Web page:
After a winter of painting with brown and earth-toned pigments, it feels extravagant to use so much magenta. But this particular variety of magnolia had magnificently deep-colored blossoms and I found myself dipping into paint pans that I rarely use. With the tree in full bloom and fallen petals on the ground it was a delight to be surrounding by so much color.
Tips and Techniques– When you are using a strong color like quinacridone magenta, it helps to tone it down. I used yellow ochre and aureolin yellow, which produce some lovely warm shades of pink. Mixing with cobalt blue gave me cooler and darker tones for shaded areas. Test out the reds in your paint box. Red plus yellow doesn’t always give you orange, especially when using cooler reds like alizarin crimson or quinacridone rose. Red plus yellow can produce excellent flesh tones and subtle pinks.
Sometimes, we just need yellow. Like when we’re waiting for spring greens to arrive after winter browns, or when the world has been turned upside down and we need a promise of hope. That’s when a burst of yellow forsythia or daffodils are just exactly right. Click any image here to view larger. Tips and Techniques– I love the way petals of forsythia blossoms seem to dance. There is a movement to them that is really fun to draw. But to draw every bloom could be too much. You want the burst of yellow, without so much crowding that you lose the dance. In this case, a spatter of paint added a touch of loose, uncontrolled color that complemented the flowers without overwhelming them.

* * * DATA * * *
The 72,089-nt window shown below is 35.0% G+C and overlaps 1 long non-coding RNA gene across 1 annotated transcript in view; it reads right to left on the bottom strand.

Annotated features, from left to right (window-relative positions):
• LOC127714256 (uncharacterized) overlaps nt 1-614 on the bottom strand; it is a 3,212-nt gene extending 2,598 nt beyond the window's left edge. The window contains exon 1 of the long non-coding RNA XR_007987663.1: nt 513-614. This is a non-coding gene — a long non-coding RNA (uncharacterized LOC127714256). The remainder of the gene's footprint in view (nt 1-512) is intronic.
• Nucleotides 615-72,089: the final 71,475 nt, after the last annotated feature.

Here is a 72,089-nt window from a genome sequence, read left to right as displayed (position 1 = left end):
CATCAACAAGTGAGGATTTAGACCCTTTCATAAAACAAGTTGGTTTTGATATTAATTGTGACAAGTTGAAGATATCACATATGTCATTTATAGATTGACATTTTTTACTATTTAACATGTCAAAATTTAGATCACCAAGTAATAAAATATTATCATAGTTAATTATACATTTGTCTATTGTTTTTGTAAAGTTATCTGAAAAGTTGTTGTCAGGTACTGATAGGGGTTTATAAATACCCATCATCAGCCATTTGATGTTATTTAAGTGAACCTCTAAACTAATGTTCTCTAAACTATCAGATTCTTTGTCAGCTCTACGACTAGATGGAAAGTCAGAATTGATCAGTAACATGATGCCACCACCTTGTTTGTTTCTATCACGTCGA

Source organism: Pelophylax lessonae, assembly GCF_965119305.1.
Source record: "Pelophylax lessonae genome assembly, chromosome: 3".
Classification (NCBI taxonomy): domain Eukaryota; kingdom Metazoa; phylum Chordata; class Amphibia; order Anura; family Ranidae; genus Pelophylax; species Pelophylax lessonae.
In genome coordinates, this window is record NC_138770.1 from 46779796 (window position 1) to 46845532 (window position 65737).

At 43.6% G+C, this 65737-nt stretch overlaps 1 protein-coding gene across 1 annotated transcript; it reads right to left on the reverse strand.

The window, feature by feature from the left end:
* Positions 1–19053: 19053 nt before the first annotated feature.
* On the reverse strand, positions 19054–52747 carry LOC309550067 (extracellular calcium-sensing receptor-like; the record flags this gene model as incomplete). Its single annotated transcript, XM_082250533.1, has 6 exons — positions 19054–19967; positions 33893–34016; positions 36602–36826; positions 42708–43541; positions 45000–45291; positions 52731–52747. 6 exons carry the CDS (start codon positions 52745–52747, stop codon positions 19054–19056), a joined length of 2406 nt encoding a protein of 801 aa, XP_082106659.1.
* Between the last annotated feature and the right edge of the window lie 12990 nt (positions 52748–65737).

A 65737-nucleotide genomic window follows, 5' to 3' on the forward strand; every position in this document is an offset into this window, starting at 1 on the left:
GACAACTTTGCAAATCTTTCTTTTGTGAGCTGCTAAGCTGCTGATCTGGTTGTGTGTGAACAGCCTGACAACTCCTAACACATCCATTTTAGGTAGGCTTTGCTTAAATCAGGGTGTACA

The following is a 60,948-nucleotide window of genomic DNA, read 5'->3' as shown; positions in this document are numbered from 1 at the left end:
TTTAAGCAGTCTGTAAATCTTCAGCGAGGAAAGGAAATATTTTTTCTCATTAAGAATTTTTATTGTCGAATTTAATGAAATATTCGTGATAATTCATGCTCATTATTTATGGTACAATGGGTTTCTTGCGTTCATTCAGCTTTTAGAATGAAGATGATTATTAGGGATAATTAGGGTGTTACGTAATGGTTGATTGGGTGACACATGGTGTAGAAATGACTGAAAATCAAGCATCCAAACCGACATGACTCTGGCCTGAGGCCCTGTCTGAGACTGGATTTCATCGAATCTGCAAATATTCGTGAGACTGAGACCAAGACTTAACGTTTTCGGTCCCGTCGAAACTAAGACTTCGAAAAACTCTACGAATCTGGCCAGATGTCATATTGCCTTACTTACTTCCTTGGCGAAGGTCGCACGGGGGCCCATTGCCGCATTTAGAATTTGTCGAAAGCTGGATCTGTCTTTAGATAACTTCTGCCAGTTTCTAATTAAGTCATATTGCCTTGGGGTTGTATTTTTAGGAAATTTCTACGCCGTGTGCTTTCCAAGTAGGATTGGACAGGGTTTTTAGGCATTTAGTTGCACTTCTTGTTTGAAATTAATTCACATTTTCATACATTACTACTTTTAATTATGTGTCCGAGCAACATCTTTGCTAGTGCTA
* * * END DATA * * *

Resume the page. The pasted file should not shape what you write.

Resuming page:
A hard shake of a wet watercolor brush yields big drops (top left);
A stiff craft brush or old toothbrush flicked with your thumb results in a tighter concentration of marks (bottom);
An drop from an eye dropper about 10 inches above the paper gives big splashy drops.
If you don’t already use spatter in your painting, try it next time you want to enliven your subject or to achieve an effect that a controlled brush can’t.
A single lime. So simple, yet so many decisions. I had made an artist’s first decision: subject matter, but next came choices about style, composition, materials. I knew that once begun, each line or stroke would narrow some possibilities and open others. More decisions would follow: color, value, precision. At long last, I chose two paths—one botanical, the other more abstract. I worked on both at the same time, alternating between them as paint dried, until finally, I had only one final decision: when to stop.
And now, you decide: which appeals to you more?
Tips and Techniques– I did the botanical lime using a combination of colored pencil and watercolor, building up many layers to tone the lime and achieve subtly in the greens. I used negative painting techniques for the other, using mainly phthalo blue and nickel azo yellow. Both paints are fairly intense, transparent, and staining, so the blue did not overwhelm the yellow, as it might have with weaker yellows. This technique works well when there are layered shapes, so I added the suggestion of leaves, stems, and fruit to give it more dimension.